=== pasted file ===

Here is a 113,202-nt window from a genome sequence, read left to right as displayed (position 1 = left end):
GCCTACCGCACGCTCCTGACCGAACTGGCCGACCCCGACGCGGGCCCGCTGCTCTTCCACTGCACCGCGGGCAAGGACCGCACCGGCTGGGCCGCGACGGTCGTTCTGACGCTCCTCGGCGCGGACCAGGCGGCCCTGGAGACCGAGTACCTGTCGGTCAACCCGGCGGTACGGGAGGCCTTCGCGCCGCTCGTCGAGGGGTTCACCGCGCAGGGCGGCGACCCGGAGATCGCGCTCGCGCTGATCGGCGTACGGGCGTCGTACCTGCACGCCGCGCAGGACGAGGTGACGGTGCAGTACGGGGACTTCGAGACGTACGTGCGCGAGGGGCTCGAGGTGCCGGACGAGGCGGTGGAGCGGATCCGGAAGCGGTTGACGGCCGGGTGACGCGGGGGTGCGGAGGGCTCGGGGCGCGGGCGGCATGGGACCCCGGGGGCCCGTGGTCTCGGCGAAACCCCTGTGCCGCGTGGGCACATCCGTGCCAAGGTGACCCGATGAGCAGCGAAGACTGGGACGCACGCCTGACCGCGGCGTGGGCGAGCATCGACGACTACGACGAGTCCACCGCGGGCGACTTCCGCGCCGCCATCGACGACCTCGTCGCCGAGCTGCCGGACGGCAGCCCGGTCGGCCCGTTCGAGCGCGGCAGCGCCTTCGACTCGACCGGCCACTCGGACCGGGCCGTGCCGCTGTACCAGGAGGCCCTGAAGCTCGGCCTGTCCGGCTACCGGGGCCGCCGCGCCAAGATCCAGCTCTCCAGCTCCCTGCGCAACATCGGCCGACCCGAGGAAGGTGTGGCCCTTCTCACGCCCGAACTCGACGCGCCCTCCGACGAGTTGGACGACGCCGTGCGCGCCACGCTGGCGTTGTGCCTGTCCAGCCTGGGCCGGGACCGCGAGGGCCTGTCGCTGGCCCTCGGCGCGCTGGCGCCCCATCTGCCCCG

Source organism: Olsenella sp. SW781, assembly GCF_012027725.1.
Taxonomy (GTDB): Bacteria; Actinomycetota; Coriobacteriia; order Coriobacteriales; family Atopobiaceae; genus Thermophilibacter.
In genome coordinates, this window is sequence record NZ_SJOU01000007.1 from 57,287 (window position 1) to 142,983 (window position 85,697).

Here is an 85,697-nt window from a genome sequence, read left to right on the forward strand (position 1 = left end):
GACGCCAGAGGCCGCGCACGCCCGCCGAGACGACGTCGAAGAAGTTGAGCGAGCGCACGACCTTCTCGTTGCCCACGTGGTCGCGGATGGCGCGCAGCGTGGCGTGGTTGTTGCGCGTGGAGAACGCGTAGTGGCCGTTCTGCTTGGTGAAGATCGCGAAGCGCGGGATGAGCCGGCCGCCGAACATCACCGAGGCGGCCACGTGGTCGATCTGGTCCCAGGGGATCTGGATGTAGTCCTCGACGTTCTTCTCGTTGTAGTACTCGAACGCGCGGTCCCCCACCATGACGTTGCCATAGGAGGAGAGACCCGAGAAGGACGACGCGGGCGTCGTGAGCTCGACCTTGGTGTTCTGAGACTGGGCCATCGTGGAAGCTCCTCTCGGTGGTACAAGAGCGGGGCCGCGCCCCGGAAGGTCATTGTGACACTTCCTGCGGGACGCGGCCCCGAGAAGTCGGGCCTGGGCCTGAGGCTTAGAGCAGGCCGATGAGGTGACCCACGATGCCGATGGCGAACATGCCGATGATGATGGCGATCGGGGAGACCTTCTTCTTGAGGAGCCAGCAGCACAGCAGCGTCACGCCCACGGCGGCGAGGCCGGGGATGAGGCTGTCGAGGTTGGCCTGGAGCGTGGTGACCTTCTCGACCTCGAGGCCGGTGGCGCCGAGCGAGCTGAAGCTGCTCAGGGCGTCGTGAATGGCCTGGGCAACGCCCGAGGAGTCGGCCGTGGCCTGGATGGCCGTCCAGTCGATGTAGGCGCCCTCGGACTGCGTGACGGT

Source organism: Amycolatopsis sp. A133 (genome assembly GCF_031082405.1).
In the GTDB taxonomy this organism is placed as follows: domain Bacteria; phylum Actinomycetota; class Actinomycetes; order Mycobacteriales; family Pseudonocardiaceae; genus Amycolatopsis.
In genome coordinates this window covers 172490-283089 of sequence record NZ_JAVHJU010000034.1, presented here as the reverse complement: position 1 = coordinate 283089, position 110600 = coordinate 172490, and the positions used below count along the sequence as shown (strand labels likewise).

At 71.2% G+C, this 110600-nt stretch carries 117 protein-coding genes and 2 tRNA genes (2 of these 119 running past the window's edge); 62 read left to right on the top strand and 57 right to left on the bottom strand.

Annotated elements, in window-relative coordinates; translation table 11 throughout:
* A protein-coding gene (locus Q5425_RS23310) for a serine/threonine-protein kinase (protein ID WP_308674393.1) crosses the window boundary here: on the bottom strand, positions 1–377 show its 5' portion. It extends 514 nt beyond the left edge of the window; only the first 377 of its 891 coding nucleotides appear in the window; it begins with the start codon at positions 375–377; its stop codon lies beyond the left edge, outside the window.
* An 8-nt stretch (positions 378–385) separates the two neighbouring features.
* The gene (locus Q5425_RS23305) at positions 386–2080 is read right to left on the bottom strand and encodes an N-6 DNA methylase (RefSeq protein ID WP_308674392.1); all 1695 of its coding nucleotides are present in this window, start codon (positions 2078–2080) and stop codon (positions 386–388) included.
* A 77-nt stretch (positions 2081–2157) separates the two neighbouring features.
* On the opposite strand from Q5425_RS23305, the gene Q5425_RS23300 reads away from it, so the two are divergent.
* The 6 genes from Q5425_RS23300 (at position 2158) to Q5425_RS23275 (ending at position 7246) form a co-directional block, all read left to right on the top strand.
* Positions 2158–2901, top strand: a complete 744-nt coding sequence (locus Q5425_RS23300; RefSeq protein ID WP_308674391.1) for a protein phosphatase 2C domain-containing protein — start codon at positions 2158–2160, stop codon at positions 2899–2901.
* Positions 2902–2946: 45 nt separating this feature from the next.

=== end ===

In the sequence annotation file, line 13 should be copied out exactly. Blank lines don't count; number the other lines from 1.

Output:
* A protein-coding gene (locus Q5425_RS23310) for a serine/threonine-protein kinase (protein ID WP_308674393.1) crosses the window boundary here: on the bottom strand, positions 1–377 show its 5' portion. It extends 514 nt beyond the left edge of the window; only the first 377 of its 891 coding nucleotides appear in the window; it begins with the start codon at positions 375–377; its stop codon lies beyond the left edge, outside the window.